Written by Farah Gomaa
Sheikh Mohammed bin Abdulrahman Al Thani and fellow dignitaries have met Lebanese President Michel Aoun to discuss how Qatar can help Beirut recover from its recent catastrophe.
Qatar has announced plans to help rebuild schools in Lebanon, reports confirmed, as the Gulf state’s senior officials visited the capital Beirut amid efforts to assist the crises-hit country in the aftermath of the devastating Beirut blast.
Qatar’s Deputy Prime Minister and Minister of Foreign Affairs, Sheikh Mohammed bin Abdulrahman Al-Thani, revealed his country’s intentions to assist in the reconstruction of Beirut during a meeting with the Lebanese President Michel Aoun, as well as a number of other senior politicians from sects across the country on Tuesday.
“The State of Qatar is committed to stand by the brotherly Lebanese people” as they recover from the Beirut port explosion, which has now caused at least 181 deaths and 6,000 injuries, Sheikh Mohammed Al-Thani noted.
At the meeting, Sheikh Mohammed stressed that Qatar would be ready to provide any kind of aid during Lebanon’s reconstruction phase, including support to rebuild schools and hospitals in partnership with UNICEF, as well as assistance to overcome the now-deepening economic crisis.
“His Highness the Amir’s directives are clear to study the projects affected by this explosion, and we are about to complete a study of rebuilding public schools in partnership with UNICEF and rehabilitating some damaged hospitals in Lebanon,” said Sheikh Mohammed.
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The Qatari official, who was accompanied by Mohammed Hassan Jaber Al Jaber, Ambassador of the State of Qatar to Lebanon, as well as Zina Aker, Minister of Defence in the Lebanese caretaker government, visited the site of the blast at the capital’s port to personally see the extent of the damage and assess what aid may be needed.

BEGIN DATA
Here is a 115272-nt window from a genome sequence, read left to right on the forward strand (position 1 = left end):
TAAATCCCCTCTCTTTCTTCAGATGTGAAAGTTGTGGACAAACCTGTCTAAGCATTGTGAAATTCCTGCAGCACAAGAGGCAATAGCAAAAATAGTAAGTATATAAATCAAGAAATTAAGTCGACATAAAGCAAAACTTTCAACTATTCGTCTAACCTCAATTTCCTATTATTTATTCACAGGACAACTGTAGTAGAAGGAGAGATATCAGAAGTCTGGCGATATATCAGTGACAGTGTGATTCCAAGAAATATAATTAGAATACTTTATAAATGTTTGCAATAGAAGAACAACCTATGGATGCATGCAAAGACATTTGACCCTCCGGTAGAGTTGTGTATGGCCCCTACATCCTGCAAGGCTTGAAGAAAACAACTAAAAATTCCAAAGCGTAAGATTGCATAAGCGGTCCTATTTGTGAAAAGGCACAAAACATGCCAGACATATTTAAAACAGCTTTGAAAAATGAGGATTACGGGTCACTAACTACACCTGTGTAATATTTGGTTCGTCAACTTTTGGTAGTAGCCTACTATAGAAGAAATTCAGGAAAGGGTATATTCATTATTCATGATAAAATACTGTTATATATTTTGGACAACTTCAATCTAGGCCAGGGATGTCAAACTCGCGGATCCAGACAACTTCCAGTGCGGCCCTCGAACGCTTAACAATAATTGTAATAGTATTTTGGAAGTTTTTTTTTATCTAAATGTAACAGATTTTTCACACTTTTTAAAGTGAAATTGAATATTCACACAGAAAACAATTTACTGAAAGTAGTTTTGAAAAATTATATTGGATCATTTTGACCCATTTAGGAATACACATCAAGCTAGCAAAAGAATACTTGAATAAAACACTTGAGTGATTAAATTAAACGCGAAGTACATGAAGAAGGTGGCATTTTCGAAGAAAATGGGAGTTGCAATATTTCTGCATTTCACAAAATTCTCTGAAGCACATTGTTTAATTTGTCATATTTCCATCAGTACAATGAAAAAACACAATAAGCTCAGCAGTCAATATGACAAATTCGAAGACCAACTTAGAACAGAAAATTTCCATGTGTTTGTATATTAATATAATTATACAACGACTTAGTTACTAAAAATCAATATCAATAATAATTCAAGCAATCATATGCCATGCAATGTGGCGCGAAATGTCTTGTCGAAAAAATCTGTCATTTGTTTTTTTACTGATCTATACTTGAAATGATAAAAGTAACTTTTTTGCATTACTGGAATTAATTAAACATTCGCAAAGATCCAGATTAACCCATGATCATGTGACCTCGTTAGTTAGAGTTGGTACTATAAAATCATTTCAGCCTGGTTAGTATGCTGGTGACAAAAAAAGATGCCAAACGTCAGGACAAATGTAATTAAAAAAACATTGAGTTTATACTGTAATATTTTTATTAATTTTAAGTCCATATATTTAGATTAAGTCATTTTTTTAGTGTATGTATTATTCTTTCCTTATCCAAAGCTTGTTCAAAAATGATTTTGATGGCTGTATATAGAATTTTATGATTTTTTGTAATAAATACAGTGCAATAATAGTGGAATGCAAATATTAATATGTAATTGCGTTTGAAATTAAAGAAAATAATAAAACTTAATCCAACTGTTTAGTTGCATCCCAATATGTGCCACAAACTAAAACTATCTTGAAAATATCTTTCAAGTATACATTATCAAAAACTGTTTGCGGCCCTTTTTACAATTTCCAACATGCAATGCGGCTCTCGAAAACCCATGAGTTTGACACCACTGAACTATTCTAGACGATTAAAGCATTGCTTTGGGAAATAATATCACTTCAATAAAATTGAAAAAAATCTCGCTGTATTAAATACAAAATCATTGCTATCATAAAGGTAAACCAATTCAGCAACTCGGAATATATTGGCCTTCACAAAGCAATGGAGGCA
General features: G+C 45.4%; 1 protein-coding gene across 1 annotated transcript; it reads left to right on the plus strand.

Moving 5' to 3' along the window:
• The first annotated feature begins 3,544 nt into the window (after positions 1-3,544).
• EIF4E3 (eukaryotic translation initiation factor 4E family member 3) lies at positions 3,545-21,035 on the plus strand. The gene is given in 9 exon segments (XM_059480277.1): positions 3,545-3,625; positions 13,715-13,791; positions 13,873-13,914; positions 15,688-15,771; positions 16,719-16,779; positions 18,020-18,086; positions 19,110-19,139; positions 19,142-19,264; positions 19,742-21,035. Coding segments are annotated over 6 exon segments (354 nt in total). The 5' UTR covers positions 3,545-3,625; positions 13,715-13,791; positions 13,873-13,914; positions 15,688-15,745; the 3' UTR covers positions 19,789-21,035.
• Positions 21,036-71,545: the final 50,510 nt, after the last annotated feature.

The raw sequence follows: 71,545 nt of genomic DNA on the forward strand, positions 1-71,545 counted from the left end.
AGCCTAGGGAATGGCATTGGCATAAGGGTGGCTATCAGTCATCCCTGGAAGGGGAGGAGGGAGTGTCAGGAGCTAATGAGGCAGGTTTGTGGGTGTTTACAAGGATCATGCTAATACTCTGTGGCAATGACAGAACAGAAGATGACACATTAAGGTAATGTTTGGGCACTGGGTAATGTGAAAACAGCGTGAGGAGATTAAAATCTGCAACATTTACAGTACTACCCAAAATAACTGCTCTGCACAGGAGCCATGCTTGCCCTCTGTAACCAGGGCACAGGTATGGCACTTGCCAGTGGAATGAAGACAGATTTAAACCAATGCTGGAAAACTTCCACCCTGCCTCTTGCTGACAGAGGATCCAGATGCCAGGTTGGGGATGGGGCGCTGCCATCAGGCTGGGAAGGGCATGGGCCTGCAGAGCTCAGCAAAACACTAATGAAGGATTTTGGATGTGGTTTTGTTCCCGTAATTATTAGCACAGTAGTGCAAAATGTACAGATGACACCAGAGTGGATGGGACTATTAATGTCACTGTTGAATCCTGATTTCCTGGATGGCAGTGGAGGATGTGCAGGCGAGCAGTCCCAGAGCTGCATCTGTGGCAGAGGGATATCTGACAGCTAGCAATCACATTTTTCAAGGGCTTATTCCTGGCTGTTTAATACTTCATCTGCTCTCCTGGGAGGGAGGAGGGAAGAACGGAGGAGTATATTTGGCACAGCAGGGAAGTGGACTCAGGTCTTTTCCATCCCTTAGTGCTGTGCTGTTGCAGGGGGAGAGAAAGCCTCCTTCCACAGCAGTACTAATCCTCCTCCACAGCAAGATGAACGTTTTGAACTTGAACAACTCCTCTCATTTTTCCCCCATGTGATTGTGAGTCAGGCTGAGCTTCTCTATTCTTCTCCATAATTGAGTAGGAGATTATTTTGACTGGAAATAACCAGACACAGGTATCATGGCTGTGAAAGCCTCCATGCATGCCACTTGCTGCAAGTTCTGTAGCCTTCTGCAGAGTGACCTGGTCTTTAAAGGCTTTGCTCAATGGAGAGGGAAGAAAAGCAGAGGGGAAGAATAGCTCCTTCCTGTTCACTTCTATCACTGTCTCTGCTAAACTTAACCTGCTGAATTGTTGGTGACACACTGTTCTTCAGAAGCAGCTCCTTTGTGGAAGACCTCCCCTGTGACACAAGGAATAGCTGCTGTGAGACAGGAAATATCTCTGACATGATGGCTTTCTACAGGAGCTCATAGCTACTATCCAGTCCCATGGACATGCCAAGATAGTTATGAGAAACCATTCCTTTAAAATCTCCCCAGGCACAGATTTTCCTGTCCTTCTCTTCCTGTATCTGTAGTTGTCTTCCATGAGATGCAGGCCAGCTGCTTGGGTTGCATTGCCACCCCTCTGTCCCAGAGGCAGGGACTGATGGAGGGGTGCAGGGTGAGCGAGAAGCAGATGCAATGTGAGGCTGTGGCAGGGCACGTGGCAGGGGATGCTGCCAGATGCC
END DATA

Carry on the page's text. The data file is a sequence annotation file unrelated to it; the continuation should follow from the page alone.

The visit comes as Lebanon grapples with an ongoing economic crisis that has been exacerbated by the tragic port blast.
The catastrophic explosion, Lebanon’s worst peacetime disaster, was caused by 2,750 tonnes of ammonium nitrate — an agricultural fertiliser that was stored for over 6 years at a port’s warehouse. Early investigations suggested the explosion was due to a fire nearby that triggered the explosive material.
Protests erupted soon after the explosion rocked the capital, with residents and citizens calling on authorities to be held to account for the loss of life and property.
In response, a number of Lebanese ministers stepped down, prompting the resignation of the government, led by Prime Minister Hassan Diab, who himself blamed the blast on decades of corruption and mismanagement.
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World leaders and rights groups have also weighed in, calling for government reforms to assist the country as it struggles under the pressure.
Qatar’s Sheikh Mohammed also stressed the need for political and social stability in Lebanon, ensuring that any reforms following the blast “stem from the needs of the Lebanese people”.